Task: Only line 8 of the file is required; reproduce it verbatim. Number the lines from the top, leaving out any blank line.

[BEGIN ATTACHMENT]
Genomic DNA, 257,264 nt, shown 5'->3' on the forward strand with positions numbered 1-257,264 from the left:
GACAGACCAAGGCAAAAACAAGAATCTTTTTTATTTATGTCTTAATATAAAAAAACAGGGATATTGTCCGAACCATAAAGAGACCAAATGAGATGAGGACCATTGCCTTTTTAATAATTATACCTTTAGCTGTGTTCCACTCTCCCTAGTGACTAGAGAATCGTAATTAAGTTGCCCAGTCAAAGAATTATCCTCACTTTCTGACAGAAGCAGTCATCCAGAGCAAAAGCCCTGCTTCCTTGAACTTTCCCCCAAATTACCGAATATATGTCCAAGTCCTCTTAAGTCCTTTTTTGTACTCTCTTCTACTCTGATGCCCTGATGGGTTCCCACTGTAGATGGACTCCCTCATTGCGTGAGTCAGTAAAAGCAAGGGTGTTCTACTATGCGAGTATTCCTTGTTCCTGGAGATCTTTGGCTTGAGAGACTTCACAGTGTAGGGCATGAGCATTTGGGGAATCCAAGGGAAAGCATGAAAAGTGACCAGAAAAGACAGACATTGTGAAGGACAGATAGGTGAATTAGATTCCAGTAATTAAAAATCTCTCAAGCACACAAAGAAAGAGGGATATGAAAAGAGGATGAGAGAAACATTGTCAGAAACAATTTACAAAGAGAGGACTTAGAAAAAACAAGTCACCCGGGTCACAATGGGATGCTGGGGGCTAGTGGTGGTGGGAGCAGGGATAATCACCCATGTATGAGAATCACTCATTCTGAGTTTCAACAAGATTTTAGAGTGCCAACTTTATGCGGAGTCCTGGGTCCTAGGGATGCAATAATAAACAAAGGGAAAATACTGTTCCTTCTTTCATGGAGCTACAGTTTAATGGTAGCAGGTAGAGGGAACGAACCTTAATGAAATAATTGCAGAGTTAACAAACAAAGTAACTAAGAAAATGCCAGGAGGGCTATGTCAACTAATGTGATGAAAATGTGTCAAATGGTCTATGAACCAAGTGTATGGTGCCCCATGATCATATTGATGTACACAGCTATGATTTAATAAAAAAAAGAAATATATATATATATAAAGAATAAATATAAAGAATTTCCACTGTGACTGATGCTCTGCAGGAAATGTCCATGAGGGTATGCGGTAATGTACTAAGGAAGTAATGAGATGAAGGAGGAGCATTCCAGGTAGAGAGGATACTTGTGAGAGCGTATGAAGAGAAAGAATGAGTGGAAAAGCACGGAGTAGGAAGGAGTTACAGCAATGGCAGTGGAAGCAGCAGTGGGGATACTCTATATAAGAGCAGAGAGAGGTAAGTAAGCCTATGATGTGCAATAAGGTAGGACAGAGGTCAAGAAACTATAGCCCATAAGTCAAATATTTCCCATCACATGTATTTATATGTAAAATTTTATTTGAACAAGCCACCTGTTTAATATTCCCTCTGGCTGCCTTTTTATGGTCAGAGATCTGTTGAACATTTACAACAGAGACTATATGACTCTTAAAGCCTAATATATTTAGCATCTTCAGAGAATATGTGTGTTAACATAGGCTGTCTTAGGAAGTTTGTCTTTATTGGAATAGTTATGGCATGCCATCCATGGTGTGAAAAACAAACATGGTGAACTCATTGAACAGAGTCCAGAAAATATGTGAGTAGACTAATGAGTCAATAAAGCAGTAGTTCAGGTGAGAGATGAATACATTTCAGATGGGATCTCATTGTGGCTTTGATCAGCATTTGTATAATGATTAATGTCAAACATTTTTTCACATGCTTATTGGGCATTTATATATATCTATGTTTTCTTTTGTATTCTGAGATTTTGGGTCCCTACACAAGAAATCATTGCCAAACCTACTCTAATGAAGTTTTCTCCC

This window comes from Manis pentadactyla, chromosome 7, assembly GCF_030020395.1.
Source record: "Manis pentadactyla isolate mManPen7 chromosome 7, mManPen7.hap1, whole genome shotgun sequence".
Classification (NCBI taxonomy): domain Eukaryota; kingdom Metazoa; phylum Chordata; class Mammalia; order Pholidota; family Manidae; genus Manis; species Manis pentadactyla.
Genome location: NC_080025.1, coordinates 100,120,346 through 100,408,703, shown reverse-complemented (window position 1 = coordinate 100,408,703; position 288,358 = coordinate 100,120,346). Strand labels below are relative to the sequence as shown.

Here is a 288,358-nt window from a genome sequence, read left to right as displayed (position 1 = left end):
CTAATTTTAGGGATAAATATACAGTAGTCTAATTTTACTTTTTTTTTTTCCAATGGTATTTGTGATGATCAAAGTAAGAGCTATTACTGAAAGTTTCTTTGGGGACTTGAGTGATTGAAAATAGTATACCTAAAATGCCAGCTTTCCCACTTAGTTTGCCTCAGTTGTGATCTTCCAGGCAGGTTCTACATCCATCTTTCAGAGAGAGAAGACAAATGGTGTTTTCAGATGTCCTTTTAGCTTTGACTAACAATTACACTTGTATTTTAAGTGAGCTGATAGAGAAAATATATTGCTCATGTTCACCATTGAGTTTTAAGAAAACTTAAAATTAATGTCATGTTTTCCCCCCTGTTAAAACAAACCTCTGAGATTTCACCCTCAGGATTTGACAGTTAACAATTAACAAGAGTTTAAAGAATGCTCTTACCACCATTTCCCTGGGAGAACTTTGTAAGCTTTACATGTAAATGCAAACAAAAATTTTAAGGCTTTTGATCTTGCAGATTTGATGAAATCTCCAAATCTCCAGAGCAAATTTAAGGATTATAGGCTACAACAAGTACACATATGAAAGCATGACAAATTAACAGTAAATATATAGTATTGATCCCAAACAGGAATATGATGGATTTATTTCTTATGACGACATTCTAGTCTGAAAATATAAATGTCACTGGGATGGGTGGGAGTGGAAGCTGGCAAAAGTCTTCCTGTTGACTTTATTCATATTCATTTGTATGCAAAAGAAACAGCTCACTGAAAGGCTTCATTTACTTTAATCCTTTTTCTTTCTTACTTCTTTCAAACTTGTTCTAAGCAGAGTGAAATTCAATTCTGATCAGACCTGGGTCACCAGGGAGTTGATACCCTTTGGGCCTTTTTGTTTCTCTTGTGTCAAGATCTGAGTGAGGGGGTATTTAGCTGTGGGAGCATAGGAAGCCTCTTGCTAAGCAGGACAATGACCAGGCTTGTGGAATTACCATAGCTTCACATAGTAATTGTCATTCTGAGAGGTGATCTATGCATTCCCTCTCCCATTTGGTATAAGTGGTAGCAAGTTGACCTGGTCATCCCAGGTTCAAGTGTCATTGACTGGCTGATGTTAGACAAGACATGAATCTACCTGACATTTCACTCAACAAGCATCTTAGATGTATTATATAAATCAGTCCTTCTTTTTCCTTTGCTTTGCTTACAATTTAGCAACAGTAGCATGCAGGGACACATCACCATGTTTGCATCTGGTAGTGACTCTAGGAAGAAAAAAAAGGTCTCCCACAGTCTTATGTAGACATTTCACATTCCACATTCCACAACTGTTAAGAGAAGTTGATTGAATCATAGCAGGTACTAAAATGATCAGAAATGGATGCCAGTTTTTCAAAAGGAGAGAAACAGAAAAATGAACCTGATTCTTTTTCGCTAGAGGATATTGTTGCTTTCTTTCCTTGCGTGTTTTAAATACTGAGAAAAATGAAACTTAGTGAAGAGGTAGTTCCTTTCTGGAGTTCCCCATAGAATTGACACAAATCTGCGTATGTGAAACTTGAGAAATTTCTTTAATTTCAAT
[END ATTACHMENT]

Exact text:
CTAATTTTAGGGATAAATATACAGTAGTCTAATTTTACTTTTTTTTTTTCCAATGGTATTTGTGATGATCAAAGTAAGAGCTATTACTGAAAGTTTCTTTGGGGACTTGAGTGATTGAAAATAGTATACCTAAAATGCCAGCTTTCCCACTTAGTTTGCCTCAGTTGTGATCTTCCAGGCAGGTTCTACATCCATCTTTCAGAGAGAGAAGACAAATGGTGTTTTCAGATGTCCTTTTAGCTTTGACTAACAATTACACTTGTATTTTAAGTGAGCTGATAGAGAAAATATATTGCTCATGTTCACCATTGAGTTTTAAGAAAACTTAAAATTAATGTCATGTTTTCCCCCCTGTTAAAACAAACCTCTGAGATTTCACCCTCAGGATTTGACAGTTAACAATTAACAAGAGTTTAAAGAATGCTCTTACCACCATTTCCCTGGGAGAACTTTGTAAGCTTTACATGTAAATGCAAACAAAAATTTTAAGGCTTTTGATCTTGCAGATTTGATGAAATCTCCAAATCTCCAGAGCAAATTTAAGGATTATAGGCTACAACAAGTACACATATGAAAGCATGACAAATTAACAGTAAATATATAGTATTGATCCCAAACAGGAATATGATGGATTTATTTCTTATGACGACATTCTAGTCTGAAAATATAAATGTCACTGGGATGGGTGGGAGTGGAAGCTGGCAAAAGTCTTCCTGTTGACTTTATTCATATTCATTTGTATGCAAAAGAAACAGCTCACTGAAAGGCTTCATTTACTTTAATCCTTTTTCTTTCTTACTTCTTTCAAACTTGTTCTAAGCAGAGTGAAATTCAATTCTGATCAGACCTGGGTCACCAGGGAGTTGATACCCTTTGGGCCTTTTTGTTTCTCTTGTGTCAAGATCTGAGTGAGGGGGTATTTAGCTGTGGGAGCATAGGAAGCCTCTTGCTAAGCAGGACAATGACCAGGCTTGTGGAATTACCATAGCTTCACATAGTAATTGTCATTCTGAGAGGTGATCTATGCATTCCCTCTCCCATTTGGTATAAGTGGTAGCAAGTTGACCTGGTCATCCCAGGTTCAAGTGTCATTGACTGGCTGATGTTAGACAAGACATGAATCTACCTGACATTTCACTCAACAAGCATCTTAGATGTATTATATAAATCAGTCCTTCTTTTTCCTTTGCTTTGCTTACAATTTAGCAACAGTAGCATGCAGGGACACATCACCATGTTTGCATCTGGTAGTGACTCTAGGAAGAAAAAAAAGGTCTCCCACAGTCTTATGTAGACATTTCACATTCCACATTCCACAACTGTTAAGAGAAGTTGATTGAATCATAGCAGGTACTAAAATGATCAGAAATGGATGCCAGTTTTTCAAAAGGAGAGAAACAGAAAAATGAACCTGATTCTTTTTCGCTAGAGGATATTGTTGCTTTCTTTCCTTGCGTGTTTTAAATACTGAGAAAAATGAAACTTAGTGAAGAGGTAGTTCCTTTCTGGAGTTCCCCATAGAATTGACACAAATCTGCGTATGTGAAACTTGAGAAATTTCTTTAATTTCAAT